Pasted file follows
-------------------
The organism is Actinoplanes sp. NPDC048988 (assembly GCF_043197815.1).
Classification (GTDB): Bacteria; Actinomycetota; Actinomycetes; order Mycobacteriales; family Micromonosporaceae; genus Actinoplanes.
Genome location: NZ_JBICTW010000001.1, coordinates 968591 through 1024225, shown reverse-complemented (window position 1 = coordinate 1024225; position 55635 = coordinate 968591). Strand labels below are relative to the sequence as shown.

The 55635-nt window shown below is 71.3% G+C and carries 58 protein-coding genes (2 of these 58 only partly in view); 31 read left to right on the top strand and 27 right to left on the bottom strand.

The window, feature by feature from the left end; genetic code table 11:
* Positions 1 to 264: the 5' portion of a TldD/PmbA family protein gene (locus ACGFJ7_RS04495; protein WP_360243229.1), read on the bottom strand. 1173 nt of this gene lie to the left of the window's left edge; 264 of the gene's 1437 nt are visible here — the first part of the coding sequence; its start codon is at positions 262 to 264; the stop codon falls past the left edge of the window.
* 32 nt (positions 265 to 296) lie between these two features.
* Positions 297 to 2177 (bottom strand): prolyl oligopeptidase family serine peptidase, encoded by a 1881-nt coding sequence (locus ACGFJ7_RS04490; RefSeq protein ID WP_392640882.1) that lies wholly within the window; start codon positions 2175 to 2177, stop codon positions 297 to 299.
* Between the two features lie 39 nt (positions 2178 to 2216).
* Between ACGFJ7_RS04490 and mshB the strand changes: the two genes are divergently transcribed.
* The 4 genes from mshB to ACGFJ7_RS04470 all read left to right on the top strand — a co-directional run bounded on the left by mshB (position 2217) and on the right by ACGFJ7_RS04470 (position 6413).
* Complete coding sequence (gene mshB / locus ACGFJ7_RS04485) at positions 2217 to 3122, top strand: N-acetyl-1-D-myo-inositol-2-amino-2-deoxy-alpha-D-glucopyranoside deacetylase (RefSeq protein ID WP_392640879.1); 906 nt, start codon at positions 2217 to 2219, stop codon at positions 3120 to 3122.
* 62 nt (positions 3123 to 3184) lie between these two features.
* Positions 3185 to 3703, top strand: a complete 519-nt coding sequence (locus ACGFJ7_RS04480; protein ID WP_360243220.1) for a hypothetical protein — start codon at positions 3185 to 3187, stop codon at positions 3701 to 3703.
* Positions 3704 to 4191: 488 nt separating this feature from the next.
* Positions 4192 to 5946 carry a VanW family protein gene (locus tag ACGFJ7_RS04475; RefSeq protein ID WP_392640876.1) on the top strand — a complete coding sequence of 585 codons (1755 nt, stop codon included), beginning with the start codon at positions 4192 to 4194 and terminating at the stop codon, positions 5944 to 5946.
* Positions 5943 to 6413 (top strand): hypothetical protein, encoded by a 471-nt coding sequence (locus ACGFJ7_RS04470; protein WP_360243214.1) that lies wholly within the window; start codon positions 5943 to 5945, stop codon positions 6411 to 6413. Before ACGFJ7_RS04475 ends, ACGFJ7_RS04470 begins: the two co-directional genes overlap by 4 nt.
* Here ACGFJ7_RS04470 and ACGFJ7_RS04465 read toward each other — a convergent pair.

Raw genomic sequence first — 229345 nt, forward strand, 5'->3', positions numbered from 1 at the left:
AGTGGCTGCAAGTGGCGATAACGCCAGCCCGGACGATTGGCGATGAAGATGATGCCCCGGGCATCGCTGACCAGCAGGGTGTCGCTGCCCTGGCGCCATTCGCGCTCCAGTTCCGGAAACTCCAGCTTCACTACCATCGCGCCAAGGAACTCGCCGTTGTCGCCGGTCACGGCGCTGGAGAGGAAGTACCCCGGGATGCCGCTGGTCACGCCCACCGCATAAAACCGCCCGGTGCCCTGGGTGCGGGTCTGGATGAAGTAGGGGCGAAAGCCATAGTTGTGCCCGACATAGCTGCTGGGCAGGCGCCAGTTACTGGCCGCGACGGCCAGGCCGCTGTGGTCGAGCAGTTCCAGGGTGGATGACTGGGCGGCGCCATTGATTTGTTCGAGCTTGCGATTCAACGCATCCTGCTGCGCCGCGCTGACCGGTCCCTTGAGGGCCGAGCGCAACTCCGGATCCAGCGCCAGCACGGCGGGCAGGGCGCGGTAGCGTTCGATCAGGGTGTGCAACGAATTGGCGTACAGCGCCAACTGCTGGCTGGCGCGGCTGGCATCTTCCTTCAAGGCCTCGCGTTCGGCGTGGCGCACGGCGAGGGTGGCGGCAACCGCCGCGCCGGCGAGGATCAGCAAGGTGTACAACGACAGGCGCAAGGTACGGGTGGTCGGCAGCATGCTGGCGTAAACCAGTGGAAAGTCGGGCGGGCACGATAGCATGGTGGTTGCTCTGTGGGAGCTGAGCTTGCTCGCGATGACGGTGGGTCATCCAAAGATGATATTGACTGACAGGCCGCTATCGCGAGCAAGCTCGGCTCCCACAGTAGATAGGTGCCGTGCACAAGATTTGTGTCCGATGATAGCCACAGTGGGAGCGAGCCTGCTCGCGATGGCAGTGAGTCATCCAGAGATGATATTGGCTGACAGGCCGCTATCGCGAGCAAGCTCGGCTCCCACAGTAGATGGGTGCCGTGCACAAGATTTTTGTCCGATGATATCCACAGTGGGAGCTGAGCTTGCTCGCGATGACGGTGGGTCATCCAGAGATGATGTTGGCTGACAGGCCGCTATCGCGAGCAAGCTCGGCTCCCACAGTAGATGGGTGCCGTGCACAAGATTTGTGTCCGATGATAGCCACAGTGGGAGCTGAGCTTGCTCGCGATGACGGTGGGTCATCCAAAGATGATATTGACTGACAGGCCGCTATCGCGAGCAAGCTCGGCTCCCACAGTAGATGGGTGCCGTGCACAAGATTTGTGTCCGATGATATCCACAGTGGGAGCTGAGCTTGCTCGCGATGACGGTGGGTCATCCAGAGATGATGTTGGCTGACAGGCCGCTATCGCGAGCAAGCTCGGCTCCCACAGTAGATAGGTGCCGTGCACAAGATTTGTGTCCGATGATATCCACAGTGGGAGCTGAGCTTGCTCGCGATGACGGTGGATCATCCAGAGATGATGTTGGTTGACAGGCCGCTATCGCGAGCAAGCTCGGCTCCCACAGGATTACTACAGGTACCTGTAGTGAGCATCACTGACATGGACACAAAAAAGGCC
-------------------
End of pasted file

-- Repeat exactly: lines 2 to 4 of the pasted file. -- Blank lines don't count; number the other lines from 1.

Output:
Classification (GTDB): Bacteria; Actinomycetota; Actinomycetes; order Mycobacteriales; family Micromonosporaceae; genus Actinoplanes.
Genome location: NZ_JBICTW010000001.1, coordinates 968591 through 1024225, shown reverse-complemented (window position 1 = coordinate 1024225; position 55635 = coordinate 968591). Strand labels below are relative to the sequence as shown.

The 55635-nt window shown below is 71.3% G+C and carries 58 protein-coding genes (2 of these 58 only partly in view); 31 read left to right on the top strand and 27 right to left on the bottom strand.